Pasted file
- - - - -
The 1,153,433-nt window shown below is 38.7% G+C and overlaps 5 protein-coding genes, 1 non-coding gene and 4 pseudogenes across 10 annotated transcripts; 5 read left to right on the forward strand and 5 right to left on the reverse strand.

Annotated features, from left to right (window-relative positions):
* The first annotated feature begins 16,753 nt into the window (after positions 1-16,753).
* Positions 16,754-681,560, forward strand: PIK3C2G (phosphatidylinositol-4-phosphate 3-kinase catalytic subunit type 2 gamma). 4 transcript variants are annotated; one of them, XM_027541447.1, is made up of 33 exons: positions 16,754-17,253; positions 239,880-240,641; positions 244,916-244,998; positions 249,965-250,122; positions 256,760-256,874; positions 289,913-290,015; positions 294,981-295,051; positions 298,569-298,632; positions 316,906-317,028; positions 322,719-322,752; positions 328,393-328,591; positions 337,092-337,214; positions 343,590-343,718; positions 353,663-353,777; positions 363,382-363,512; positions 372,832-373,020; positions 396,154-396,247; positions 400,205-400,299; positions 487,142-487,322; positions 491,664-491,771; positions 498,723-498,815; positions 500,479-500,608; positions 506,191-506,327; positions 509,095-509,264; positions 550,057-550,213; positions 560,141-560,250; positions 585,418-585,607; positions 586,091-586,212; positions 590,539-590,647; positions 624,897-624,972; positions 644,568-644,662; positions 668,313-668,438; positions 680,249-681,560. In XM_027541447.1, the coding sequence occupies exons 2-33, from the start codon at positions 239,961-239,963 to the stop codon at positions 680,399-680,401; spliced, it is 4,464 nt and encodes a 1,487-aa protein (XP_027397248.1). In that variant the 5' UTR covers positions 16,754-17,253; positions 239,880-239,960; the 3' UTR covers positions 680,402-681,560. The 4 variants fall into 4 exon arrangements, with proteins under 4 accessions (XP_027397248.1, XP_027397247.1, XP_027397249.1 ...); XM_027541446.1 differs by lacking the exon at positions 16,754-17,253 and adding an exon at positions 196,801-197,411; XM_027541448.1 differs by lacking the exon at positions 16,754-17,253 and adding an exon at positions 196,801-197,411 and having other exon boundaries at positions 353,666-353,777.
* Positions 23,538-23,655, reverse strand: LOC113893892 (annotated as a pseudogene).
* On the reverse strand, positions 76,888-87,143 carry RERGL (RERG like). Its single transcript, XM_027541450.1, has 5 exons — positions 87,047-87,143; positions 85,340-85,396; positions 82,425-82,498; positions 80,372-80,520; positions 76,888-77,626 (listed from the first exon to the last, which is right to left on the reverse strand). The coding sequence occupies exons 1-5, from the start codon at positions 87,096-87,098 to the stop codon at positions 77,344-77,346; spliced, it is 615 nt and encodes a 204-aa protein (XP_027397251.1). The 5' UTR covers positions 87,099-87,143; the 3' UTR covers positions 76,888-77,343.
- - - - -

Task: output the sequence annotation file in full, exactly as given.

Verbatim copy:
The 1,153,433-nt window shown below is 38.7% G+C and overlaps 5 protein-coding genes, 1 non-coding gene and 4 pseudogenes across 10 annotated transcripts; 5 read left to right on the forward strand and 5 right to left on the reverse strand.

Annotated features, from left to right (window-relative positions):
* The first annotated feature begins 16,753 nt into the window (after positions 1-16,753).
* Positions 16,754-681,560, forward strand: PIK3C2G (phosphatidylinositol-4-phosphate 3-kinase catalytic subunit type 2 gamma). 4 transcript variants are annotated; one of them, XM_027541447.1, is made up of 33 exons: positions 16,754-17,253; positions 239,880-240,641; positions 244,916-244,998; positions 249,965-250,122; positions 256,760-256,874; positions 289,913-290,015; positions 294,981-295,051; positions 298,569-298,632; positions 316,906-317,028; positions 322,719-322,752; positions 328,393-328,591; positions 337,092-337,214; positions 343,590-343,718; positions 353,663-353,777; positions 363,382-363,512; positions 372,832-373,020; positions 396,154-396,247; positions 400,205-400,299; positions 487,142-487,322; positions 491,664-491,771; positions 498,723-498,815; positions 500,479-500,608; positions 506,191-506,327; positions 509,095-509,264; positions 550,057-550,213; positions 560,141-560,250; positions 585,418-585,607; positions 586,091-586,212; positions 590,539-590,647; positions 624,897-624,972; positions 644,568-644,662; positions 668,313-668,438; positions 680,249-681,560. In XM_027541447.1, the coding sequence occupies exons 2-33, from the start codon at positions 239,961-239,963 to the stop codon at positions 680,399-680,401; spliced, it is 4,464 nt and encodes a 1,487-aa protein (XP_027397248.1). In that variant the 5' UTR covers positions 16,754-17,253; positions 239,880-239,960; the 3' UTR covers positions 680,402-681,560. The 4 variants fall into 4 exon arrangements, with proteins under 4 accessions (XP_027397248.1, XP_027397247.1, XP_027397249.1 ...); XM_027541446.1 differs by lacking the exon at positions 16,754-17,253 and adding an exon at positions 196,801-197,411; XM_027541448.1 differs by lacking the exon at positions 16,754-17,253 and adding an exon at positions 196,801-197,411 and having other exon boundaries at positions 353,666-353,777.
* Positions 23,538-23,655, reverse strand: LOC113893892 (annotated as a pseudogene).
* On the reverse strand, positions 76,888-87,143 carry RERGL (RERG like). Its single transcript, XM_027541450.1, has 5 exons — positions 87,047-87,143; positions 85,340-85,396; positions 82,425-82,498; positions 80,372-80,520; positions 76,888-77,626 (listed from the first exon to the last, which is right to left on the reverse strand). The coding sequence occupies exons 1-5, from the start codon at positions 87,096-87,098 to the stop codon at positions 77,344-77,346; spliced, it is 615 nt and encodes a 204-aa protein (XP_027397251.1). The 5' UTR covers positions 87,099-87,143; the 3' UTR covers positions 76,888-77,343.